The small and private Rhodes College is the most picturesque college we visited so far. That includes the other places that we saw last month, on our 4 state college tour, as well as the 3 large universities we went to, last December.
Located in the mid-town section of Memphis, the campus borders an upscale neighborhood, as well as Overton Park and the Memphis Zoo. With a modest 2,000 students and surrounded by a stylish old fence, the place resembles a leafy country club with Collegiate Gothic buildings. There is a timelessness that seems removed from the busy and noisy 21st century.
Visiting this place was the reason we drove to Memphis. College guidebooks talk about its beauty and I must say, actually being there, the attractiveness had exceeded my expectations. There’s certainly more than the look of the campus to consider when picking a school. Rhodes is a well-respected academic institution, but no doubt its campus is a strong selling point. The old stonework and ivy-covered walls fit the image of a college, the likes that you might imagine in England or the Northeast. Seeing such a place in Tennessee was certainly unexpected.
All of the buildings are constructed from the same field stone, which gives a level of uniformity lacking at most schools. There are signs however, that buildings were built at different times. The older structures, built in the 1920s, certainly have a patina that is hard to replicate in newer buildings.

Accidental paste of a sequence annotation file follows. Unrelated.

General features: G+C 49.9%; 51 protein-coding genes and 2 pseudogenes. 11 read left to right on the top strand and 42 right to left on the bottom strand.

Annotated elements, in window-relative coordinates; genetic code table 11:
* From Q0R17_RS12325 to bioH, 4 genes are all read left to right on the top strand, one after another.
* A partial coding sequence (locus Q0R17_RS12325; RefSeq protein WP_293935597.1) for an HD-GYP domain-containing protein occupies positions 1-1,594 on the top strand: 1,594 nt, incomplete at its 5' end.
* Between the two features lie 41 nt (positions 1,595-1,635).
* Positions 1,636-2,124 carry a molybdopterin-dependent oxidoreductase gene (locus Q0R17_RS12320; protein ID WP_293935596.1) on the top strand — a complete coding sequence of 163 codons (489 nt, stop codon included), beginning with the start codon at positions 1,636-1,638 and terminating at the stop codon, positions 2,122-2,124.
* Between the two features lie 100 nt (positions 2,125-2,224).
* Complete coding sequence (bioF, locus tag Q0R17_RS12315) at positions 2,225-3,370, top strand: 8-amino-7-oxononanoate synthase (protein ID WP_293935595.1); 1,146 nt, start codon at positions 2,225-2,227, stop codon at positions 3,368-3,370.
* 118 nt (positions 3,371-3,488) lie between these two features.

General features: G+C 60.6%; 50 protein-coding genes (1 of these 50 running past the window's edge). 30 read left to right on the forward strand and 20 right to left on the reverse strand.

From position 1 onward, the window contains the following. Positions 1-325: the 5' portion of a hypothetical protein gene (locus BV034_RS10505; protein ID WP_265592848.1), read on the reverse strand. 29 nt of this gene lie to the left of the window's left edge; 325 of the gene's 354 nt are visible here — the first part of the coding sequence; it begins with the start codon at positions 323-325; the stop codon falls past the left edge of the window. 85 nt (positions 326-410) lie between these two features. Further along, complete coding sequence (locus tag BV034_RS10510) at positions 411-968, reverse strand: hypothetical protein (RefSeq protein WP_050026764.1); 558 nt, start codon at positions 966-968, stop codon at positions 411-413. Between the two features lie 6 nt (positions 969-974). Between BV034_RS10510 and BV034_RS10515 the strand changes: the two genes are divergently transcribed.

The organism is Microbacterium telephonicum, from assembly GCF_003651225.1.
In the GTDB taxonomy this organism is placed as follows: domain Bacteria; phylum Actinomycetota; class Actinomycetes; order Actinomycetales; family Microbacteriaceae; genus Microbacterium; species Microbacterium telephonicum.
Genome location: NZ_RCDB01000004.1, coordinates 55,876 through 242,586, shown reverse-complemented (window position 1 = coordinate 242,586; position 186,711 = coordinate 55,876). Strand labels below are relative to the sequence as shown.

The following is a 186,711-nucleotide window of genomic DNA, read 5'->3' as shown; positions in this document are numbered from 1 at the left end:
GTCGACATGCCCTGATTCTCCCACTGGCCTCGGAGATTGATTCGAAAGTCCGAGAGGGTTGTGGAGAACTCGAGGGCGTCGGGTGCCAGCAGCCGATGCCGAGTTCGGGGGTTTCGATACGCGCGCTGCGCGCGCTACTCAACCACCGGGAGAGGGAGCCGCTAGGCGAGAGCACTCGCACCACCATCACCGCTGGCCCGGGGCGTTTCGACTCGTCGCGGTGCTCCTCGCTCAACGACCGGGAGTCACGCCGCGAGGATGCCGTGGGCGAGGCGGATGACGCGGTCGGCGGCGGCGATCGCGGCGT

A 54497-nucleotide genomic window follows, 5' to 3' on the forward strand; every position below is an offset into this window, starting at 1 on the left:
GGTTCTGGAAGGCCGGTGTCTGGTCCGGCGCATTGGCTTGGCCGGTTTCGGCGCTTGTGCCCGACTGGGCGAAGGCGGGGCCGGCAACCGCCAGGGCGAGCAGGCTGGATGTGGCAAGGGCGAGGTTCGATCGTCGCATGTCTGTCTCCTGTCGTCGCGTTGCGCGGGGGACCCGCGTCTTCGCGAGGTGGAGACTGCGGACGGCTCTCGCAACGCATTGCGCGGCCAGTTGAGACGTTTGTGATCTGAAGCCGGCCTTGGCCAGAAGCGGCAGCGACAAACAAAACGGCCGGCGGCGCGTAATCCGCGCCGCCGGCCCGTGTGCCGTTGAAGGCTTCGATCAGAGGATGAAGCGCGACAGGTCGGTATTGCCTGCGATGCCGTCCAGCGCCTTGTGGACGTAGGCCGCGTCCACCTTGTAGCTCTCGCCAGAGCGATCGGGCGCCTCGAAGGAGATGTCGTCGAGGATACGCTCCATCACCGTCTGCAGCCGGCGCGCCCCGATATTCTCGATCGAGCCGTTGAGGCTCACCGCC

There’s a level of finesse that is delightful for anyone interested in architecture. While I was only there for a few of hours, I could have spent all day taking photos. I would have also loved to shoot the campus in the evening and into the night, on a tripod. Alas, I took these snaps with my trusty Panasonic ZS50 travel zoom.
The library is impressive. While it retains that uniform old Gothic look, it was completed in 2005. The inside is equally stunning, with a level of detail not usually found in modern buildings. There’s certainly a commitment by the school to keep that timeless feel.
Other buildings are noteworthy in their own way. The dinning hall has an airy, communal feel.
The Rhodes Seal, located in a classroom building, is a source of traditional and superstition. Students are not supposed to step on it until they graduate, or suffer dire academic consequences. What you find out in these college tours is that there is always a tradition that’s established around maximizing luck, before tests and ultimately graduation.
Finally, here are some more details from Rhodes. Delightful to be sure.
Like any place, there are always downsides. Some of the dorms and classrooms weren’t as modern as other schools. While surrounded on 3 sides by nice neighborhoods, the area east turns surprisingly downscale — quickly. I’m sure security is fine. Those impressive fences with guard houses, which initially gave that exclusive country club feel, can certainly deter unwanted visitors. Or is it to keep rowdy college students safely penned.
While it’s easy to be taken by the elegance of Rhodes, my son and I are firmly committed to making a balanced and rational choice. As a subject for a Photo Blog, however, Rhodes is second to none. Certainly my pick as the most beautiful campus of all our visits to date.
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